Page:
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Kinbeachie Castle

Castle (Medieval)

Site Name Kinbeachie Castle

Classification Castle (Medieval)

Canmore ID 13705

Site Number NH66SW 5

NGR NH 63436 62186

Datum OSGB36 - NGR


Ordnance Survey licence number AC0000807262. All rights reserved.
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Administrative Areas

  • Council Highland
  • Parish Resolis
  • Former Region Highland
  • Former District Ross And Cromarty
  • Former County Ross And Cromarty

Archaeology Notes

NH66SW 5 6343 6218.

(NH 6343 6218) Kinbeachie Castle (NR)

OS 6" map, (1959)

Of Kinbeachie Castle, formerly a seat of the Urquharts, only the south gable remains. It contains a fireplace over which is a panel dated 1546. The other walls are reduced to foundation level.

MacDonald, Polson and Brown (1931) say that another panel, dated 1612, is now in the National Portrait Gallery, Edinburgh.

Name Book 1875; D MacDonald, A Polson and J Brown 1931.

The remains of Kinbeachie Castle comprise the SE wall and the foundations of the NE, NW and SW walls. The SE wall, 1.2m in width; is extant to a maximum height of 1.7m and the total length is 6.6m externally. It is rubble masonry, but the E and S angles have been constructed of dressed stones. The inside face of the wall is obscured in a mass of tumble, and the fireplace, together with the date panel, is no longer visible.

Revised at 1/2500.

Visited by OS (R B) 24 January 1966.

No remains.

RCAHMS 1979.

Architecture Notes

Demolished 1959


Photographic Survey (September 1959)

Photographic survey of Kinbeachie Castle, Ross and Cromarty, by the Scottish Nationa Buildings Record in 1959.

Field Visit (1979)

Kinbeachie Castle NH 634 621 NH66SW 5

Nothing can now be seen of this tower-house which was demolished in 1959. It bore a datestone of 1546.

RCAHMS 1979, visited May 1979

Photographs in NMRS

Field Visit (1 March 2017 - 30 May 2017)

NH 6339 6218 (farmstead), NH 6343 6218 (site of Laird’s House – previously recorded as castle) and NH 6340 6220 (castle) A programme of archaeological work was undertaken, 1 March – 30 May 2017, on the site known as Kinbeachie Castle, which consists of a collection of grassy humps and bumps covering c70 x 60m in the corner of a field. The physical remains are confusing when compared with descriptions and interpretations on the Canmore and Highland HER databases. The site is marked as ‘Kinbeachie Castle’ on the OS maps and local knowledge, previous interpretations, and a carved stone with the date of 1546 above a fireplace on a photograph of 1959 concur with this interpretation. However, photographs taken by the RCAHMS in 1959 clearly indicate the gable end of an 18th-century ‘laird’s house’; and documentary information and an 18th-century map, providing evidence of a laird’s house at Kinbeachie also exist. The site consists of two parts:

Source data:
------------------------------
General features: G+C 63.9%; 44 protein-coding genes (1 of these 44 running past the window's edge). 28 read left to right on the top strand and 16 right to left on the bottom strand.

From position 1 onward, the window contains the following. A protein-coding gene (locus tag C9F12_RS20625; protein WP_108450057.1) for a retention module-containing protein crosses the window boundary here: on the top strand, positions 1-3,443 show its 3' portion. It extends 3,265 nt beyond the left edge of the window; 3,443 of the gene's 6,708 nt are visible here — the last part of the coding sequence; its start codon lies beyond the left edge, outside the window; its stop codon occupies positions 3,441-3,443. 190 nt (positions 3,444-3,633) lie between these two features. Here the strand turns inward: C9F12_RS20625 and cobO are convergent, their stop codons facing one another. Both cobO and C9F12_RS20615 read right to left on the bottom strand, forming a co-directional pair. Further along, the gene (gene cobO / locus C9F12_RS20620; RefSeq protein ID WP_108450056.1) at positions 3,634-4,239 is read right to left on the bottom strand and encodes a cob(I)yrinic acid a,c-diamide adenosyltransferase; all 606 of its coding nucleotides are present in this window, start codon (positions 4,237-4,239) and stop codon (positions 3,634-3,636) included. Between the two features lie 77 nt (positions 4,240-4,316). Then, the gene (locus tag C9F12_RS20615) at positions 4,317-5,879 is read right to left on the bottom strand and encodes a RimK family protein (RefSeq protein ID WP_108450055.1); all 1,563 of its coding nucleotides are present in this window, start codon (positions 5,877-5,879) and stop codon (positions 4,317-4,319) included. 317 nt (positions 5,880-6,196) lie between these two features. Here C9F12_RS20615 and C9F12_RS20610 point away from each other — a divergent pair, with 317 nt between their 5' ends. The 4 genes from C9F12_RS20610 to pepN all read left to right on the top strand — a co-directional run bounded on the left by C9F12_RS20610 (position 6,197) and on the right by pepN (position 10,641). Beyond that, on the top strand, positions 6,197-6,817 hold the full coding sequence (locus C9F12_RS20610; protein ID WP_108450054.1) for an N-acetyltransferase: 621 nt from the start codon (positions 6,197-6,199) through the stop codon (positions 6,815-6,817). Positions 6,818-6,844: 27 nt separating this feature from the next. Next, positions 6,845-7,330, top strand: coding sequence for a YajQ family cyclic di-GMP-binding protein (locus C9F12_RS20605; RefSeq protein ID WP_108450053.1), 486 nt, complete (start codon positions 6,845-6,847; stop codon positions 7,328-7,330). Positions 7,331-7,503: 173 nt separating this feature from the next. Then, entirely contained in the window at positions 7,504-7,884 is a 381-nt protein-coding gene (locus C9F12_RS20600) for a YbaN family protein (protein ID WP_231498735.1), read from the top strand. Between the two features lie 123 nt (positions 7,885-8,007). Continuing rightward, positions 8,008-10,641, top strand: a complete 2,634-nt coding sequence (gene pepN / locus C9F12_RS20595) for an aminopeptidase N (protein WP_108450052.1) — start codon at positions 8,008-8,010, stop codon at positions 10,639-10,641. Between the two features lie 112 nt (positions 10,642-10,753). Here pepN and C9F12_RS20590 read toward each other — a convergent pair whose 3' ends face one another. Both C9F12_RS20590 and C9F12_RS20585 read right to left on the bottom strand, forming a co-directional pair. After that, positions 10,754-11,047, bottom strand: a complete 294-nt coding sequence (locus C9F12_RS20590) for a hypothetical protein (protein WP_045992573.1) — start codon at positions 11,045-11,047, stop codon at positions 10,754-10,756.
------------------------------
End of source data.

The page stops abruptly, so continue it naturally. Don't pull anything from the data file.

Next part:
The central area – The N part of this area has the substantial turf covered footings of two walls at right angles to one another; they are 10.5m and 7–8m in length, between 0.6–1m high and have a spread of 2–4m. To the S two linear mounds terminate in several amorphous stone settings. These remains in no way resemble the 1959 photographs or the footings described in the 1966 Canmore entry of the castle.

The W and S part of the site has the turf covered footings of the several buildings which make up the farmstead. Also associated with the farmstead is the raised circular platform of a horse gang and a large D-shaped enclosure, 50 x 25m, bounded on its S side by a sloping bank which has evidence of stone facing in places.

After carefully studying the remains in conjunction with the documentary, photographic, map and oral evidence it was possible to arrive at a confident conclusion. There has been significant destruction and stone robbing at the site, but there is, or has been, the remains of both a castle and a ‘laird’s house’ in addition to the later farmstead at the Kinbeachie site:

The buildings of the farmstead (Canmore ID: 13700 centred on NH 6339 6218) are clearly in the position of the roofed buildings on the early OS maps.

The footings of the ‘laird’s house’ were previously recorded as the castle (Canmore ID: 13705, centred on NH 6343 6218) and were still extant in 1966 when they were described by the RCAHMS, but they have disappeared completely with the area being ploughed out. The building was on rising ground to the E of the present remains and is shown as a ruin on the 1st and 2nd Edition OS maps (1876 and 1904) and also the 1937–60 map, nothing is shown on the current OS map. Study of the background context of the 1959 photographs and the previously recorded NGRs confirm this interpretation.

We are left with the substantial remains in the central area of the site centred on NH 6340 6220. These must surely be what remains of the old castle, much altered and almost certainly reused as a byre. The two walls at right angles suggest the foundations of a small medieval tower house, c10.5 x 7–8m in plan, very similar in size to others in the district; the ‘expanded’ corner is intriguing – was it a stair turret?

Archive: Highland Council Archives (intended). Report: Highland Council HER and NOSAS website

Meryl Marshall – North of Scotland Archaeological Society

(Source: DES, Volume 18)


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